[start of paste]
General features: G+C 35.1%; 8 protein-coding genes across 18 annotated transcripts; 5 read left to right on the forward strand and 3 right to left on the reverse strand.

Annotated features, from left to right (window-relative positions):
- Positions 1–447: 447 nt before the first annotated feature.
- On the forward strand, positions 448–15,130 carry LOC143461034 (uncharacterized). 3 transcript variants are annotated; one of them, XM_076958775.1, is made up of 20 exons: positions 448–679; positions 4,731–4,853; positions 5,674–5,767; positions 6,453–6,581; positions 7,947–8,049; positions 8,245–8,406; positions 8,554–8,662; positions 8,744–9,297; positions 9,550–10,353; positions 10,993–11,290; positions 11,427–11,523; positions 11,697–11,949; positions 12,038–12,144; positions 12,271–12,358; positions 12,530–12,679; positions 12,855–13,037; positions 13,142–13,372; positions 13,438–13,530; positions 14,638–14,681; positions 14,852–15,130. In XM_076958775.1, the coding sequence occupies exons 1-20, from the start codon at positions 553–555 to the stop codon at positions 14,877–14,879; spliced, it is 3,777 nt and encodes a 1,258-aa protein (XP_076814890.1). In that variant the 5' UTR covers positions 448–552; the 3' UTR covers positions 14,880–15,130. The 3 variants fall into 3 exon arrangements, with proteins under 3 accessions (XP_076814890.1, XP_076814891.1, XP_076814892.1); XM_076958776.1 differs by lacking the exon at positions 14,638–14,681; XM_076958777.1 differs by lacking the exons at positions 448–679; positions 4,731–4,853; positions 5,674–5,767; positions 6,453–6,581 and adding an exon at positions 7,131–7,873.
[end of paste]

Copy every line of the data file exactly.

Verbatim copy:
General features: G+C 35.1%; 8 protein-coding genes across 18 annotated transcripts; 5 read left to right on the forward strand and 3 right to left on the reverse strand.

Annotated features, from left to right (window-relative positions):
- Positions 1–447: 447 nt before the first annotated feature.
- On the forward strand, positions 448–15,130 carry LOC143461034 (uncharacterized). 3 transcript variants are annotated; one of them, XM_076958775.1, is made up of 20 exons: positions 448–679; positions 4,731–4,853; positions 5,674–5,767; positions 6,453–6,581; positions 7,947–8,049; positions 8,245–8,406; positions 8,554–8,662; positions 8,744–9,297; positions 9,550–10,353; positions 10,993–11,290; positions 11,427–11,523; positions 11,697–11,949; positions 12,038–12,144; positions 12,271–12,358; positions 12,530–12,679; positions 12,855–13,037; positions 13,142–13,372; positions 13,438–13,530; positions 14,638–14,681; positions 14,852–15,130. In XM_076958775.1, the coding sequence occupies exons 1-20, from the start codon at positions 553–555 to the stop codon at positions 14,877–14,879; spliced, it is 3,777 nt and encodes a 1,258-aa protein (XP_076814890.1). In that variant the 5' UTR covers positions 448–552; the 3' UTR covers positions 14,880–15,130. The 3 variants fall into 3 exon arrangements, with proteins under 3 accessions (XP_076814890.1, XP_076814891.1, XP_076814892.1); XM_076958776.1 differs by lacking the exon at positions 14,638–14,681; XM_076958777.1 differs by lacking the exons at positions 448–679; positions 4,731–4,853; positions 5,674–5,767; positions 6,453–6,581 and adding an exon at positions 7,131–7,873.